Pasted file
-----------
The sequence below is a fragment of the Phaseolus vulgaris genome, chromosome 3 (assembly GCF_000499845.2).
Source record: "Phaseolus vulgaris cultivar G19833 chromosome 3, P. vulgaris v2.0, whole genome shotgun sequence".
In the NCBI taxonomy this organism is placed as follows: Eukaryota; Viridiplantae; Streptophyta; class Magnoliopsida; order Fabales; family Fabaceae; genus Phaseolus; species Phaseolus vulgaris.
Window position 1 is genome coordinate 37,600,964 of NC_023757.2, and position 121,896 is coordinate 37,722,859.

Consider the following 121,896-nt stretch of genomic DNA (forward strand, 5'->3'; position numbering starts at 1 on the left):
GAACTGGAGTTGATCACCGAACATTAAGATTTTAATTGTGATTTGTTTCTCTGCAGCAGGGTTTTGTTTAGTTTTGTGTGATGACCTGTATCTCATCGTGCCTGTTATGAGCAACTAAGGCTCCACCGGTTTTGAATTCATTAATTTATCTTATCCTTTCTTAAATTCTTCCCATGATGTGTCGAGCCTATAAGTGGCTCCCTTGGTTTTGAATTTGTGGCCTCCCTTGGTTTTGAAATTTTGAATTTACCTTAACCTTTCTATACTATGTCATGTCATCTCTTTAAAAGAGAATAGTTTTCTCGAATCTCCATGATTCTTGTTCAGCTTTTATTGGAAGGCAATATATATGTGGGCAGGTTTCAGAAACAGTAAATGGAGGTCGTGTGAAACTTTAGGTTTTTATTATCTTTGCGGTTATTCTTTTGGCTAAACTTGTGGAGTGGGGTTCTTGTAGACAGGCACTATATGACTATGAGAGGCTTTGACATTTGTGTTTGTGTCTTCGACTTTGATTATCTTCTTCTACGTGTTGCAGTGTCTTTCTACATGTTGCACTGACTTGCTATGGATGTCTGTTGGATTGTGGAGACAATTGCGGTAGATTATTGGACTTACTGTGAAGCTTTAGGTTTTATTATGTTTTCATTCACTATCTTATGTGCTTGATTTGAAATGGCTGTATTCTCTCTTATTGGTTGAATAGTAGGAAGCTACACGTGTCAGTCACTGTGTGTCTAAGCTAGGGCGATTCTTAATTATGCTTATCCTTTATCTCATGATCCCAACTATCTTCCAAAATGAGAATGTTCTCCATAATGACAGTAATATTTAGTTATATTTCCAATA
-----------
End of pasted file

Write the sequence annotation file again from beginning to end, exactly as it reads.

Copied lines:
The sequence below is a fragment of the Phaseolus vulgaris genome, chromosome 3 (assembly GCF_000499845.2).
Source record: "Phaseolus vulgaris cultivar G19833 chromosome 3, P. vulgaris v2.0, whole genome shotgun sequence".
In the NCBI taxonomy this organism is placed as follows: Eukaryota; Viridiplantae; Streptophyta; class Magnoliopsida; order Fabales; family Fabaceae; genus Phaseolus; species Phaseolus vulgaris.
Window position 1 is genome coordinate 37,600,964 of NC_023757.2, and position 121,896 is coordinate 37,722,859.

Consider the following 121,896-nt stretch of genomic DNA (forward strand, 5'->3'; position numbering starts at 1 on the left):
GAACTGGAGTTGATCACCGAACATTAAGATTTTAATTGTGATTTGTTTCTCTGCAGCAGGGTTTTGTTTAGTTTTGTGTGATGACCTGTATCTCATCGTGCCTGTTATGAGCAACTAAGGCTCCACCGGTTTTGAATTCATTAATTTATCTTATCCTTTCTTAAATTCTTCCCATGATGTGTCGAGCCTATAAGTGGCTCCCTTGGTTTTGAATTTGTGGCCTCCCTTGGTTTTGAAATTTTGAATTTACCTTAACCTTTCTATACTATGTCATGTCATCTCTTTAAAAGAGAATAGTTTTCTCGAATCTCCATGATTCTTGTTCAGCTTTTATTGGAAGGCAATATATATGTGGGCAGGTTTCAGAAACAGTAAATGGAGGTCGTGTGAAACTTTAGGTTTTTATTATCTTTGCGGTTATTCTTTTGGCTAAACTTGTGGAGTGGGGTTCTTGTAGACAGGCACTATATGACTATGAGAGGCTTTGACATTTGTGTTTGTGTCTTCGACTTTGATTATCTTCTTCTACGTGTTGCAGTGTCTTTCTACATGTTGCACTGACTTGCTATGGATGTCTGTTGGATTGTGGAGACAATTGCGGTAGATTATTGGACTTACTGTGAAGCTTTAGGTTTTATTATGTTTTCATTCACTATCTTATGTGCTTGATTTGAAATGGCTGTATTCTCTCTTATTGGTTGAATAGTAGGAAGCTACACGTGTCAGTCACTGTGTGTCTAAGCTAGGGCGATTCTTAATTATGCTTATCCTTTATCTCATGATCCCAACTATCTTCCAAAATGAGAATGTTCTCCATAATGACAGTAATATTTAGTTATATTTCCAATA